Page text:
Caroline Linden, $6.99, ISBN 978-0-9971494-1-8
Historical Romance, 2016
A Study in Scandal is a novella that features Samantha Lennox, a young lady who played a major role in getting the drama in It Takes a Scandal and Love in the Time of Scandal started. It can serve as a standalone, as the author provides ample backstory here for new readers to catch up, but I suspect that the full impact of Samantha’s action as well as a better insight into her personality could be better had if you have read the previous two stories as well, especially in Love in the Time of Scandal. The man’s effect on Samantha and her brother goes a long way in explaining some of our heroine’s antics here, and would make her more sympathetic if you have a better idea of what kind of horrifying monster her father can be.
This story actually takes place before Love in the Time of Scandal. The main couple of It Takes a Scandal want to get married, and Samantha decides to confess to her father her role in the drama that caused so much trouble for that couple, mostly in order to clear the name of the hero of that book. Samantha gets her wish, but at a great cost: her father punishes her by marrying her off to a man well-known for a degree of cruelty that would make even Ming the Conqueror cringe. She decides to take matters into her own hands and runs off, hoping to find her brother in London and seek his protection. But you know how it is with romance heroines: one step out of the house on their own, and they get besieged by rapists and villains. It’s like there is some kind of bat signal-like thing that goes off into the sky every time such a lady leaves the house: ROMANCE HEROINE OUT OF HOUSE – TIME TO GO RAPE, ABDUCT, ETC HER!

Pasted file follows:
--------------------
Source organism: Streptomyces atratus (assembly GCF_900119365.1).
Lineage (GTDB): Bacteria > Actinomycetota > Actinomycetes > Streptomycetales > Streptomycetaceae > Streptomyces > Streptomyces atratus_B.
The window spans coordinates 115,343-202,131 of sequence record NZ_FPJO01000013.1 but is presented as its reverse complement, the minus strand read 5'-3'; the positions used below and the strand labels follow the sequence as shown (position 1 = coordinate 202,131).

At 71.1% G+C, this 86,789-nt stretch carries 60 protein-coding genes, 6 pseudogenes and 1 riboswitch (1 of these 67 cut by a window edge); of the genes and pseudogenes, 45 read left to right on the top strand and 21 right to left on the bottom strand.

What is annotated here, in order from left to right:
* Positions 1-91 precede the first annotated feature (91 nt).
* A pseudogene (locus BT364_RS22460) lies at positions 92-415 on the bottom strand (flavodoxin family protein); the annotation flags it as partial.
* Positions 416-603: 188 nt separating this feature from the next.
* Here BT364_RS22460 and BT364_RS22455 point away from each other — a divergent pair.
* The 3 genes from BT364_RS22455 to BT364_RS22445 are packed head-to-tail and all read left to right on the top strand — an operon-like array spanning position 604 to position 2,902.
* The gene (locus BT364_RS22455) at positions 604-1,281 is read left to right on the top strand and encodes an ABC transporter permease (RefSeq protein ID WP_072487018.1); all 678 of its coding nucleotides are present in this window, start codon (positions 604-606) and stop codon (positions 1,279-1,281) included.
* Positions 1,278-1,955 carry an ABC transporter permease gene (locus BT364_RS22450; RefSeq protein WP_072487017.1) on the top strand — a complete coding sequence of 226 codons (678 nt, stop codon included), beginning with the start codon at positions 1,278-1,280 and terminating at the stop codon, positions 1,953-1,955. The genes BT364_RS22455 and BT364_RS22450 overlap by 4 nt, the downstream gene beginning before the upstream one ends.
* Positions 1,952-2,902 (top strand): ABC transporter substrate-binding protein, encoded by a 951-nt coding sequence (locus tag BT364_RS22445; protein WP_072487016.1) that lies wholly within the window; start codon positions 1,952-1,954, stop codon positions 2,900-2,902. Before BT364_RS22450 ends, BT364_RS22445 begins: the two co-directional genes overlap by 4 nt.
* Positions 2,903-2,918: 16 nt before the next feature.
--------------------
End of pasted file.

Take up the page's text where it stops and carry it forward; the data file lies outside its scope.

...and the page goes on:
Poor Samantha is soon attacked by two men who see dollar signs in her beautiful hair, big breasts, and all. When she puts up a fight, one of them pushes her into the river. Fortunately, our hero George Churchill-Gray is there to witness the whole thing, so he saves her and brings her to his landlady, offering to sleep in his studio (he’s an artist) while she recuperates in his room. Our heroine soon comes to, and quickly realizes that her savior is actually the son of the Duke of Rowland, one of her father’s enemies. Naturally, instead of quickly parting her legs and using the magic hoochie every romance heroine has to enthrall the man into her power and get him to influence his father to destroy her father, our heroine is like, oh dear, how can she get out of her mess without getting a nice man like Gray into trouble. Fortunately for everyone here. Gray is a very nice and sweet guy (almost too nice to be true, if you ask me) who doesn’t mind getting into her mess at all, if you know what I mean.
Samantha’s behavior can be exasperating to readers who have not read the longer books in this series and experience the full extent of her father’s villainous behavior. It is not easy for her to rebel against that man, and even when she manages to bring herself to do so, he would use her mother or other members of her family to get her back under his thumb. One step forward, two steps back. But that’s actually the kind of behavior I’d expect from a young lady who has been tyrannized for as long as she can remember – the fact that she actually tries to rebel is an act of courage in itself.
Therefore, she needs Gray, and this is, at the end of the day, a rescue story. There are some sweet moments here, as Gray is the most perfect boyfriend ever, but for a long time, poor Samantha is a lady in distress who spends the time looking like a panicked goldfish swimming in circles in a fishbowl, unable to go anywhere. Perhaps it’s due to length constraints, but A Study in Scandal doesn’t have much to elevate it from being a rather standard damsel-in-distress story. The characters are fine, the story is fine, but when the hero saves the heroine, how nice but I wish I have gotten a little bit more from this story. It feels a bit too easy to forget, with the characters a little on the bland side.
Not that I have any regrets buying the mass market paperback version of this thing – as usual, Amazon, Barnes and Noble, Kobo and friends all don’t want my filthy ebook money because I’m not from the be all and end all that is America – but I can’t help thinking that this one could have been an emotional roller-coaster ride of a read if the author had developed it a bit more.